“Long in the tooth” meaning: 4 examples of how to use it in a sentence

What does “Long in the tooth” mean?

The phrase “long in the tooth” is an unflattering term that alludes to the fact that a horse is getting older. This is due to the fact that the gums of a horse recede as it gets older. This phenomenon was then transferred to humans. The transference is understandably not that old, considering until the modern times, adults that were sufficiently older, or at least old enough to experience gum recession had generally lost most, if not all of their teeth by then.

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Where does “Long in the tooth” originate from?

The phrase “long in the tooth” is believed to come from horses or used to refer to a horse’s teeth as mentioned earlier. This is because as a horse gets older, their teeth become longer. This means that it is able to deliver an approximation of just how old a horse is, all you have to do is look at their teeth. The first time this phrase “long in the tooth” shows up in print is in 1889 in an article printed by the Huron Daily Huronite newspaper. For some context, it involved someone analysing a horse because they intended on purchasing it. They, however, had doubts concerning its age. The following is an excerpt with the phrase included:

“‘Open his mouth. What did you say his age was? I think he’s a little long in the tooth. Seven years did you say he was? I should call him 10 or 11 years old.’”

This phrase today is used to describe the age of things and people.

4 Examples of how to use “Long in the tooth” in a sentence

You should note that “Long in the tooth” is extremely informal. If you were to use it in a formal setting, such as a workplace, you can come across as a little creepy. Additionally, you could get reprimanded from your workplace’s HR Department because you have been accused of sexual harassment. At no point should you use this expression on people you aren’t close to or a stranger.

Rather, you should only use “Long in the tooth” with close acquaintances and friends.

Using “Long in the tooth” to describe someone as being older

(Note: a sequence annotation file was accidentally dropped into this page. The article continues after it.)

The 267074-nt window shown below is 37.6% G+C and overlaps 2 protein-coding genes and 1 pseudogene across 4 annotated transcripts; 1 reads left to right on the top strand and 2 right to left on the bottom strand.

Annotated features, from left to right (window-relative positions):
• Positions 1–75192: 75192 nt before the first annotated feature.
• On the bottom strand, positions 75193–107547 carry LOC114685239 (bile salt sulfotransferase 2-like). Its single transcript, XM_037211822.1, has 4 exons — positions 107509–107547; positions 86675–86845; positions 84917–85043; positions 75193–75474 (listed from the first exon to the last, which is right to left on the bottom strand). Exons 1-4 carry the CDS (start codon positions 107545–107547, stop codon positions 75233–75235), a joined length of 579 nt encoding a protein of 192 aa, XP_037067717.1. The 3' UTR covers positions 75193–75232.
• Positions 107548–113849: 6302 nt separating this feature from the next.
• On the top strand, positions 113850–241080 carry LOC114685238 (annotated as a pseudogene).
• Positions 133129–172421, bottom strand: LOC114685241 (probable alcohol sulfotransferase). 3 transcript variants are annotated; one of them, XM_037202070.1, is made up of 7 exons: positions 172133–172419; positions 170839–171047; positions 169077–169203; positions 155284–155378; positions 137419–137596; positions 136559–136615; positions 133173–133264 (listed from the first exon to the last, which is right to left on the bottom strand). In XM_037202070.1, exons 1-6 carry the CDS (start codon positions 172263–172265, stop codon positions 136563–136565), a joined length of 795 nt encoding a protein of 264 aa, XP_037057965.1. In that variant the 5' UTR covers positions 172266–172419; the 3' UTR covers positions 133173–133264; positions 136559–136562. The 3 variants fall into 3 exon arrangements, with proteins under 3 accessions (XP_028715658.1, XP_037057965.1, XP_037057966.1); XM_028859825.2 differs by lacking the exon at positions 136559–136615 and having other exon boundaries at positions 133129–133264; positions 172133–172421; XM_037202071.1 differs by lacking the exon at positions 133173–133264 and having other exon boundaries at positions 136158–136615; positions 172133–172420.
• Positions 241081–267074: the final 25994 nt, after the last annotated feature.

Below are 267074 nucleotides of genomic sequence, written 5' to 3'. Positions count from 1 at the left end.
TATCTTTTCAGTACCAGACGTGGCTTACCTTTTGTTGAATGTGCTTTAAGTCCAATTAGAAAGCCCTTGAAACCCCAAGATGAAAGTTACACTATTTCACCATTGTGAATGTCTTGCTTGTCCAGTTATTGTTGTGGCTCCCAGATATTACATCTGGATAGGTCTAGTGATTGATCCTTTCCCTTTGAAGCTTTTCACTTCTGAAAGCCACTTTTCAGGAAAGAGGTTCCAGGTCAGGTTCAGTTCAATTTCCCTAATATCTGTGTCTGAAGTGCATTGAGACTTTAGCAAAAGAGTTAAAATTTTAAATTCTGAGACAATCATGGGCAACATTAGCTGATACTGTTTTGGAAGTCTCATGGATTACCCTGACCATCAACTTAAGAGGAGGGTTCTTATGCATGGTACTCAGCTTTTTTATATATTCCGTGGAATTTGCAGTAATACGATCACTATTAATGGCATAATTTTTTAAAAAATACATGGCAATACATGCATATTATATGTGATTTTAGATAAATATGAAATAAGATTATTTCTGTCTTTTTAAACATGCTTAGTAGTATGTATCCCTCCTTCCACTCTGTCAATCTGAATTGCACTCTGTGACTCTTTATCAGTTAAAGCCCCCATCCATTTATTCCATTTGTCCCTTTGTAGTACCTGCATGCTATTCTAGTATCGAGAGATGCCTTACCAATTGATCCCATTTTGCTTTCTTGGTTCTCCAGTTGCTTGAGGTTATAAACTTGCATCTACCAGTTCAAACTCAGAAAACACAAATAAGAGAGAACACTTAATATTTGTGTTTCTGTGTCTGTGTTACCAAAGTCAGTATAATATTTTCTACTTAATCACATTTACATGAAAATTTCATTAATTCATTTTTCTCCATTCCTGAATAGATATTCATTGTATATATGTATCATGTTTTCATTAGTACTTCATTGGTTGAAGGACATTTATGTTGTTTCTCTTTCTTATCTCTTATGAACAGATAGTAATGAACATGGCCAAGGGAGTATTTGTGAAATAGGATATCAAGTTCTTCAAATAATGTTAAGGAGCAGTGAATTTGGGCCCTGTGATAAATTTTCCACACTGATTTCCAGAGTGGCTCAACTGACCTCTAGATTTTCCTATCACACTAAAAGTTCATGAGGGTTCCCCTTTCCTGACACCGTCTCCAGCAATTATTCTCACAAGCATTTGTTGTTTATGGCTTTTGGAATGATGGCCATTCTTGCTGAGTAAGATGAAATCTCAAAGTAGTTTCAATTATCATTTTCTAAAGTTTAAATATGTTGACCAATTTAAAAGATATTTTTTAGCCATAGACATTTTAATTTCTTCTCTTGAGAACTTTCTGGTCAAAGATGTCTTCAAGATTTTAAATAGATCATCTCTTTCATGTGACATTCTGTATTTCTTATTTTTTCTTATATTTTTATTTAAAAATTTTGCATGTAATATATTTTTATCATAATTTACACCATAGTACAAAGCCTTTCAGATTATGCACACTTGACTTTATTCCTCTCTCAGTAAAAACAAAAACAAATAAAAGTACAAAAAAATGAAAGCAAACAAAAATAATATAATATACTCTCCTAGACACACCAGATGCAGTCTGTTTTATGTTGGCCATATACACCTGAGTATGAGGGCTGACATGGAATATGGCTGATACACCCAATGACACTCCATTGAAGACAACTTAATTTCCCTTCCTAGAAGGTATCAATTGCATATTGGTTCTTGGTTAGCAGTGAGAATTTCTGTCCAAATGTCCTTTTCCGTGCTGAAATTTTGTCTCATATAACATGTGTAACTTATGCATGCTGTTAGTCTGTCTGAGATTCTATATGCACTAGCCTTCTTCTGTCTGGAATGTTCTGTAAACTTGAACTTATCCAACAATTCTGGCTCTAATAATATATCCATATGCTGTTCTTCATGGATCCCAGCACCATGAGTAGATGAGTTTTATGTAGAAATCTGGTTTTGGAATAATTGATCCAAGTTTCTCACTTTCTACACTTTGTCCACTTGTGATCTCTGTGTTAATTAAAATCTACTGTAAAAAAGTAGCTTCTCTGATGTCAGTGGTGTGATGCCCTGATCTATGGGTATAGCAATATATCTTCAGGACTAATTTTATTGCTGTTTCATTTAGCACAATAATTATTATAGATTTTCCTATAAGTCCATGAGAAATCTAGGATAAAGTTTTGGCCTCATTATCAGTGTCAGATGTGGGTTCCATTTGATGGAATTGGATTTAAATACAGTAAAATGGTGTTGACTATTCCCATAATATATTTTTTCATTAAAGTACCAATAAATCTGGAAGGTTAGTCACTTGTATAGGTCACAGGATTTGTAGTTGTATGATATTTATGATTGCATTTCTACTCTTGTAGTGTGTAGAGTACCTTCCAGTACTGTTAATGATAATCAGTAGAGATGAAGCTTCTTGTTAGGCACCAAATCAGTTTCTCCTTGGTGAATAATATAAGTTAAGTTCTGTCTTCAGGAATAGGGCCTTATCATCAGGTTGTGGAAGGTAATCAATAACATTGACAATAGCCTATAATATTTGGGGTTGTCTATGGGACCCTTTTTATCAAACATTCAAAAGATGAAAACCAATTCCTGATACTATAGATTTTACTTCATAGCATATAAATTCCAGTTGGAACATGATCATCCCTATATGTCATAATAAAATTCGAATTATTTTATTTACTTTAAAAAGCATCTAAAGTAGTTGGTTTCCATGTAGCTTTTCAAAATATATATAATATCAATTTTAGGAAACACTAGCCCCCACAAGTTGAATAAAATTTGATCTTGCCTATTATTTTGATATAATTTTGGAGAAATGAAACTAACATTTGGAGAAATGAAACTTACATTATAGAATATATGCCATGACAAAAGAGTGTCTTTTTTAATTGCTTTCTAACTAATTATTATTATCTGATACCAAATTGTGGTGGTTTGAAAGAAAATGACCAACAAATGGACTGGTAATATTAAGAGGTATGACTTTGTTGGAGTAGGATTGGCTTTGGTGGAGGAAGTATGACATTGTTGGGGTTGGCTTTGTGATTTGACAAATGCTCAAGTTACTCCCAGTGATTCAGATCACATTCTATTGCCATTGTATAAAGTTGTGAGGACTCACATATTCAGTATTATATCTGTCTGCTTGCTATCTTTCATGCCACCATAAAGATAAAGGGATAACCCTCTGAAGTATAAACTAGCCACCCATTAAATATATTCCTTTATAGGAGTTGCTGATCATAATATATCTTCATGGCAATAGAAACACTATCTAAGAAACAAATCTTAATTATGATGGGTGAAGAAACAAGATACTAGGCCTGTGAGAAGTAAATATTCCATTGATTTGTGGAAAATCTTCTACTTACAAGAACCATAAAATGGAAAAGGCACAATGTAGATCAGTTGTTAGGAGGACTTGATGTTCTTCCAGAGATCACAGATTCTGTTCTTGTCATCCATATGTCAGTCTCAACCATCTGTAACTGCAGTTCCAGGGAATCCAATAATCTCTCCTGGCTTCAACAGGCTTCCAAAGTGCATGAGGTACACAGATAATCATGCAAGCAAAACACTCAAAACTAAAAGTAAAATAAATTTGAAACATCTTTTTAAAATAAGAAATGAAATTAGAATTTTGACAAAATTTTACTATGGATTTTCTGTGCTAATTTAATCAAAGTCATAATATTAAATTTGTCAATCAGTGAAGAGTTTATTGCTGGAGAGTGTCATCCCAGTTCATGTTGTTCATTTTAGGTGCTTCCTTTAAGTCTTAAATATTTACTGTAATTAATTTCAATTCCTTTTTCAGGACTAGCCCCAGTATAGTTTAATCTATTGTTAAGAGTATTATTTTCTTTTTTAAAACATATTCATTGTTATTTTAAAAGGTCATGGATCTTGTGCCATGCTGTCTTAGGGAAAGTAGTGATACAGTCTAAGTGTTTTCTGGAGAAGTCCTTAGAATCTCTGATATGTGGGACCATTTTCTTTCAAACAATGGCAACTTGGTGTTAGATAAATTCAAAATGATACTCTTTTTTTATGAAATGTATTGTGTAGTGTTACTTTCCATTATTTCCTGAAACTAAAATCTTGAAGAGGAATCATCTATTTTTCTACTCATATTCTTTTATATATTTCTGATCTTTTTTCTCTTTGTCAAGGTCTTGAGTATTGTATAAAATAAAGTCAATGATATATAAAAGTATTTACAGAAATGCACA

“Have you seen that new student? He is definitely a little long in the tooth”

“ I always thought she was quite attractive. Nothing was like the first moment I set my eyes on her. Seeing her, I couldn’t talk to her though cos I thought she was long in the tooth and wouldn’t go for a guy like me”.

Using “Long in the tooth” in a statement to describe someone as being distinguished

This instance and meaning of “Long in the tooth” diverges from the original meaning. However, when used, it is seen as a polite way of inferring that someone is old without offending their feelings or sensibilities. This instance is most likely used when talking about the fairer sex or when men are in the company of women.

“Well, would you look at that, Ms Jones is certainly long in the tooth, but you wouldn’t tell it by looking at her”

“Can’t believe little Andy grew up so quickly. How long has it been that he looks a little long in the tooth”

“He came back from summer camp a little long in the tooth”

Using “Long in the tooth” as an endearment to someone you are close to

This instance deals less with how the person in question looks and more about how close you are to them. “Long in the tooth” can be used as a term of endearment. For example,

“Hey, you long in the tooth cutie. How are you today?”

“Alright then, I see you. Looking like a little long in the tooth”

“I noticed her the moment she walked into the room. She is quite easy on the eye even if she is a little long in the tooth”

“The moment when I laid eyes on her, I knew she was the one. It does help that she is long in the tooth. That is just how I like them.

Using “Long in the tooth” to highlight that something is quite old

In this instance, you aren’t using “long in the tooth” to refer to someone, rather you are using to highlight the fact that something you have is quite old.

“Where did you get that jacket? It is looking a little long in the tooth.”

“The lawnmower I’ve used to cut my lawn every other week has finally broken down. It was long in the tooth, so I’m not surprised.”

“Hey, George Washington called, he wanted his hair back. Yes, it looks long in the tooth”